please help me with this about the differences of the text console and terminal. how is they different and what are their differences. I like to use ubuntu by terminal but i know barely all its commands so how can I get them all
In unix terminology, the short answer is that
- terminal = tty = text input/output environment
- console = physical terminal
Console, terminal and tty are closely related. Originally, they meant a piece of equipment through which you could interact with a computer: in the early days of unix, that meant a teleprinter-style device resembling a typewriter, sometimes called a teletypewriter, or “tty” in shorthand. The name “terminal” came from the electronic point of view, and the name “console” from the furniture point of view. Very early in unix history, electronic keyboards and displays became the norm for terminals.
In unix terminology, a tty is a particular kind of device file which implements a number of additional commands (ioctls) beyond read and write. In its most common meaning, terminal is synonymous with tty. Some ttys are provided by the kernel on behalf of a hardware device, for example with the input coming from the keyboard and the output going to a text mode screen, or with the input and output transmitted over a serial line. Other ttys, sometimes called pseudo-ttys, are provided (through a thin kernel layer) by programs called terminal emulators, such as Xterm (running in the X Window System), Screen (which provides a layer of isolation between a program and another terminal), Ssh (which connects a terminal on one machine with programs on another machine), Expect (for scripting terminal interactions), etc.
The word terminal can also have a more traditional meaning of a device through which one interacts with a computer, typically with a keyboard and display. For example an X terminal is a kind of thin client, a special-purpose computer whose only purpose is to drive a keyboard, display, mouse and occasionally other human interaction peripherals, with the actual applications running on another, more powerful computer.
A console is generally a terminal in the physical sense that is by some definition the primary terminal directly connected to a machine. The console appears to the operating system as a (kernel-implemented) tty. On some systems, such as Linux and FreeBSD, the console appears as several ttys (special key combinations switch between these ttys); just to confuse matters, the name given to each particular tty can be “console”, ”virtual console”, ”virtual terminal”, and other variations.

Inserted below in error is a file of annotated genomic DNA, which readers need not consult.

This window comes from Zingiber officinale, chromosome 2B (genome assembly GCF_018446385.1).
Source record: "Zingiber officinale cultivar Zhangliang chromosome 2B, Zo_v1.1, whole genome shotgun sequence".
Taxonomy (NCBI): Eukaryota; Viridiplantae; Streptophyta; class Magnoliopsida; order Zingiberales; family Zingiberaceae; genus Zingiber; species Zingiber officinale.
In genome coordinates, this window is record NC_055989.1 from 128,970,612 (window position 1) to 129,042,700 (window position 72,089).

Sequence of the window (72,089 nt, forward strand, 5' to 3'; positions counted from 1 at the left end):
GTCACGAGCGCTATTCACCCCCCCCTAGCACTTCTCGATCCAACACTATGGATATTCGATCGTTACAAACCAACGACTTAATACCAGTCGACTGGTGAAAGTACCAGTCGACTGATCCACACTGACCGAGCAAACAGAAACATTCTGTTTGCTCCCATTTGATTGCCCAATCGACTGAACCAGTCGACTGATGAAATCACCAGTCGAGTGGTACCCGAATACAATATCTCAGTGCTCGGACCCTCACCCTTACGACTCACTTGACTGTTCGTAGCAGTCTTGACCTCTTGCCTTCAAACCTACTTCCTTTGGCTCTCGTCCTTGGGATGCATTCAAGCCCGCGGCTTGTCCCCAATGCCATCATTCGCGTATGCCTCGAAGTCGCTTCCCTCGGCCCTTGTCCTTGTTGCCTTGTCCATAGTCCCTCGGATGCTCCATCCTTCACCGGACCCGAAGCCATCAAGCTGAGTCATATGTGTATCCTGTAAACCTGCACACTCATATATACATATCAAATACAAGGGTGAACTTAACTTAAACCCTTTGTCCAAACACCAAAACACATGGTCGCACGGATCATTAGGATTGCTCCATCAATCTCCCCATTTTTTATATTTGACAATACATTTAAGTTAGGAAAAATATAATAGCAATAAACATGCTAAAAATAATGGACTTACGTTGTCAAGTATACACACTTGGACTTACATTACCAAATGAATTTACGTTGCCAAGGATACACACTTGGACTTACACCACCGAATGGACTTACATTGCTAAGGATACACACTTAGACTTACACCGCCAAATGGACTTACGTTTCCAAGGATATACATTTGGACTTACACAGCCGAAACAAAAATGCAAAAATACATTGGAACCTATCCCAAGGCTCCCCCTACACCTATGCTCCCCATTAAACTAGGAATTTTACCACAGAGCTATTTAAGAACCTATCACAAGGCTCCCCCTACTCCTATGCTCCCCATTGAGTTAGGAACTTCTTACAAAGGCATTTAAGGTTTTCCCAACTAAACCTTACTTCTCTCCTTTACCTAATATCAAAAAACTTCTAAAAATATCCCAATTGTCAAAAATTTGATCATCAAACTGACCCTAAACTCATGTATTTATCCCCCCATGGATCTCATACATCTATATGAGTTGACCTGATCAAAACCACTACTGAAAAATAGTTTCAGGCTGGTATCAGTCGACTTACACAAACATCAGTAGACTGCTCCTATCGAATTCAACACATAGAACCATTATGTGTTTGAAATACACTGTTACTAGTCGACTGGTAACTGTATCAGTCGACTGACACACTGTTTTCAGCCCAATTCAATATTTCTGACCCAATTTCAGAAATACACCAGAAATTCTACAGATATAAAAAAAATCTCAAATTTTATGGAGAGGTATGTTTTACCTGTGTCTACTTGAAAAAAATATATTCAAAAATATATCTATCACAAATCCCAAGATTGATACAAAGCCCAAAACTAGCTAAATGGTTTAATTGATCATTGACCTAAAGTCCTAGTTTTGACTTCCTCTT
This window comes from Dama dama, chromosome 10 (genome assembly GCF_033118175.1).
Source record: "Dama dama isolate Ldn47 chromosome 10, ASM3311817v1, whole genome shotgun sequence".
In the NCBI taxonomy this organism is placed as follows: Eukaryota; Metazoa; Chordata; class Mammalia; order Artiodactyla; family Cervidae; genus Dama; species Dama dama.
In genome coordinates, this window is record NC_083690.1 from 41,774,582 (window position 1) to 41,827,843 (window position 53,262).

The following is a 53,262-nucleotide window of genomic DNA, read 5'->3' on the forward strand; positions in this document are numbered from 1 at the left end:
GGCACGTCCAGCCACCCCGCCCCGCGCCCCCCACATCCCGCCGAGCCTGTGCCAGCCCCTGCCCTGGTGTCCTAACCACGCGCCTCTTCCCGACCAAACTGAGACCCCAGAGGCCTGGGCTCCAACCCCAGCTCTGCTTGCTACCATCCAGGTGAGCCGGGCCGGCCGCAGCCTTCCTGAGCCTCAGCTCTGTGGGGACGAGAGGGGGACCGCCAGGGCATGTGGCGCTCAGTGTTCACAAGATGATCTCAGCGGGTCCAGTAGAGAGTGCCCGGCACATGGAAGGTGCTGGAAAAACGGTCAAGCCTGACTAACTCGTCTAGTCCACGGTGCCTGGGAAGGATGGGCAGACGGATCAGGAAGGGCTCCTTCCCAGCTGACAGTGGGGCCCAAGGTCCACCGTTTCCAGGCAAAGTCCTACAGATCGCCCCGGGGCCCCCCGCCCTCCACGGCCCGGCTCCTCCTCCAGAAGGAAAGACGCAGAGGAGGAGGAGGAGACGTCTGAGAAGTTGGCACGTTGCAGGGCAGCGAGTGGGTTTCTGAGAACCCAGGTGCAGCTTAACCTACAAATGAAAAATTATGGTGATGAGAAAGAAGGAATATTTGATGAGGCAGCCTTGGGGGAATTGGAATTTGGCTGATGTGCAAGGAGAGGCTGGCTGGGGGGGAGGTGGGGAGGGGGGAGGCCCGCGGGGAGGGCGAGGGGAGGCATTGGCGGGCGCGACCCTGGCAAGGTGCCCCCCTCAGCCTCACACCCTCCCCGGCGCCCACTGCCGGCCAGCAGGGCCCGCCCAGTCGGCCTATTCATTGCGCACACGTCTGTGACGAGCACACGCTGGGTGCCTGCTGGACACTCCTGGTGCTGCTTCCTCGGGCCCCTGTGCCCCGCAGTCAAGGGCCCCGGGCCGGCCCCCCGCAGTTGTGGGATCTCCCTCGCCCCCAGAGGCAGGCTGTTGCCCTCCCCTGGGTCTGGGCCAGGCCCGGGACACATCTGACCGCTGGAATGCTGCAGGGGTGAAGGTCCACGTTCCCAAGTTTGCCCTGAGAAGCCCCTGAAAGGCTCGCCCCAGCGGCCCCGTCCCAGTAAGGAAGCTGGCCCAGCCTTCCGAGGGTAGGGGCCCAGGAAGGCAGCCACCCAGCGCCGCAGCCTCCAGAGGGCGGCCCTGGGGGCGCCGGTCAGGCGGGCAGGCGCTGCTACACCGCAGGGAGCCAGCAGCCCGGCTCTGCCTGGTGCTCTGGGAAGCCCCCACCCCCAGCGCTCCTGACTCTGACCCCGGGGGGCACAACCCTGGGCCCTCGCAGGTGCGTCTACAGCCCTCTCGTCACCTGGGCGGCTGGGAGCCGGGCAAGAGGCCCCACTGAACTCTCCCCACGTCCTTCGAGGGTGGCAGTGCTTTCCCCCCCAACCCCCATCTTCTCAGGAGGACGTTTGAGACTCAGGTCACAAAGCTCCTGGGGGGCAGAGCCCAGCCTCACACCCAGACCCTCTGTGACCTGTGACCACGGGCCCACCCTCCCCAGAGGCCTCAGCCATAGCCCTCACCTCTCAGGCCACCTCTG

A terminal or a console is a piece of hardware, using which a user can interact with a host. Basically a keyboard coupled with a text screen.
Nowadays nearly all terminals and consoles represent "virtual" ones.
The file that represents a terminal is, traditionally, called a tty file. If you look under the "/dev" directory of a UNIX system, you'll find a lot of tty files connected to virtual consoles (e.g. tty1 on linux), virtual terminals (e.g. pts/0) or physically connected hardware (e.g. ttyS0 is the physical serial terminal, if any, attached on first serial port of the host).
A console must be a piece of hardware physically connected to (or part of) the host. It has a special role in the system: it is the main point to access a system for maintenance and some special operation can be done only from a console (e.g. see
single user mode). A terminal can be, and usually is, a remote piece of hardware.
A terminal emulator is a program that emulates a physical terminal (e.g. xterm, gnome-terminal, minicom).
So when you look to a "text window" on your linux system (under X11) you are looking to: a terminal emulator, connected to a virtual terminal, identified by a tty file, inside which runs a shell.
Thanks to Gilles and Ankoz for their answers on this thread.